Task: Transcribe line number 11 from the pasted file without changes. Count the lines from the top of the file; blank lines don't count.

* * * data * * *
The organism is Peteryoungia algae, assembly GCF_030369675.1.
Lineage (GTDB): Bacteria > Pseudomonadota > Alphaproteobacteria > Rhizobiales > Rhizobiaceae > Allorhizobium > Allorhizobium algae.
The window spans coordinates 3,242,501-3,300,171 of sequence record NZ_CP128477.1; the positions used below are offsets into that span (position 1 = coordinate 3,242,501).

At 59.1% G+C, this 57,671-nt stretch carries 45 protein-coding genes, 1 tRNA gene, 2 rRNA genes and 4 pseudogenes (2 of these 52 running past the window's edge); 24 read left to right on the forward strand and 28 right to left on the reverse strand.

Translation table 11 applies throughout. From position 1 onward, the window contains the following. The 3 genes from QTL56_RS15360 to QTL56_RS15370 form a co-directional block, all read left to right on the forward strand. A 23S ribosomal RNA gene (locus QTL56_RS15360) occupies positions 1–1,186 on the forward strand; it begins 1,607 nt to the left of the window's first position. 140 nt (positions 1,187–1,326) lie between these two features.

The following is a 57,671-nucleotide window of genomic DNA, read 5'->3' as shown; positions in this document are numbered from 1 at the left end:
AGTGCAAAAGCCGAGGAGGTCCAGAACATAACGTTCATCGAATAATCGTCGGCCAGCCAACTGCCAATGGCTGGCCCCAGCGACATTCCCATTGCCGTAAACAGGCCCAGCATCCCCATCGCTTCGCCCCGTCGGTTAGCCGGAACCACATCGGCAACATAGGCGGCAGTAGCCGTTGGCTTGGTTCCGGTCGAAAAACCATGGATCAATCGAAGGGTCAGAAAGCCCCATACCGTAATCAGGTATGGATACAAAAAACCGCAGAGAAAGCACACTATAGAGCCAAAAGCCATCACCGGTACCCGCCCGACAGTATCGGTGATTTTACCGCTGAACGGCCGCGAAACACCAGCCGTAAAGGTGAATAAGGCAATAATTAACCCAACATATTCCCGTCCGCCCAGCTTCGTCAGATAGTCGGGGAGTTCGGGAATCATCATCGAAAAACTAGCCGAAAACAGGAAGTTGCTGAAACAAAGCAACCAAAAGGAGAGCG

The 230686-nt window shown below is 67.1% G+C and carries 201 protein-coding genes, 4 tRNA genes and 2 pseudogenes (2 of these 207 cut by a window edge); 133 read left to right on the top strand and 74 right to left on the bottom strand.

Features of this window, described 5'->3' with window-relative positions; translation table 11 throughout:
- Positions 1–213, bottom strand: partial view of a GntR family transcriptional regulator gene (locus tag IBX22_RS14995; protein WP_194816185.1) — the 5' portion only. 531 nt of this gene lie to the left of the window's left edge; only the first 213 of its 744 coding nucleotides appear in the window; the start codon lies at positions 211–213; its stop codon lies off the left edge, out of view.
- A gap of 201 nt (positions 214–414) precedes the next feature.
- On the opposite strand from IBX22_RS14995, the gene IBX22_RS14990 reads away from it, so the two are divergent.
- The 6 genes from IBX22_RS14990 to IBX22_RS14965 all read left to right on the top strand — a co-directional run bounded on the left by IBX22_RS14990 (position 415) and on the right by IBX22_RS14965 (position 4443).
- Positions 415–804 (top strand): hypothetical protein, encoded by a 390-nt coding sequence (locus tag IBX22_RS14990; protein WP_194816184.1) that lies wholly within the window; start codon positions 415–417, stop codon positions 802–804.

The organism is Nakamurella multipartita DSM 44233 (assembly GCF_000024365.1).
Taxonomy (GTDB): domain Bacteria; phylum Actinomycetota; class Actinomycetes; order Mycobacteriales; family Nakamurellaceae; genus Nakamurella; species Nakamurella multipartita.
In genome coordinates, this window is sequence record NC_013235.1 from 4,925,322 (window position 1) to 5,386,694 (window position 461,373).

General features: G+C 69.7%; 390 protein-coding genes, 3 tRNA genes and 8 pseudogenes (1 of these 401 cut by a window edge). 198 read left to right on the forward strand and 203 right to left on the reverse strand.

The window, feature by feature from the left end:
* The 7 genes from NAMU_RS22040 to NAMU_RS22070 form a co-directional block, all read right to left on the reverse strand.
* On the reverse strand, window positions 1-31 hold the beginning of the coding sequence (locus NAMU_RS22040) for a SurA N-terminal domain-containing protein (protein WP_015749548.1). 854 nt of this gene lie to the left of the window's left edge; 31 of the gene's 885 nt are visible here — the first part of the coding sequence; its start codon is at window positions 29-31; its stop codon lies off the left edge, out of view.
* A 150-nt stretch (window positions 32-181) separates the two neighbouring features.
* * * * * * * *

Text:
- A gap of 201 nt (positions 214–414) precedes the next feature.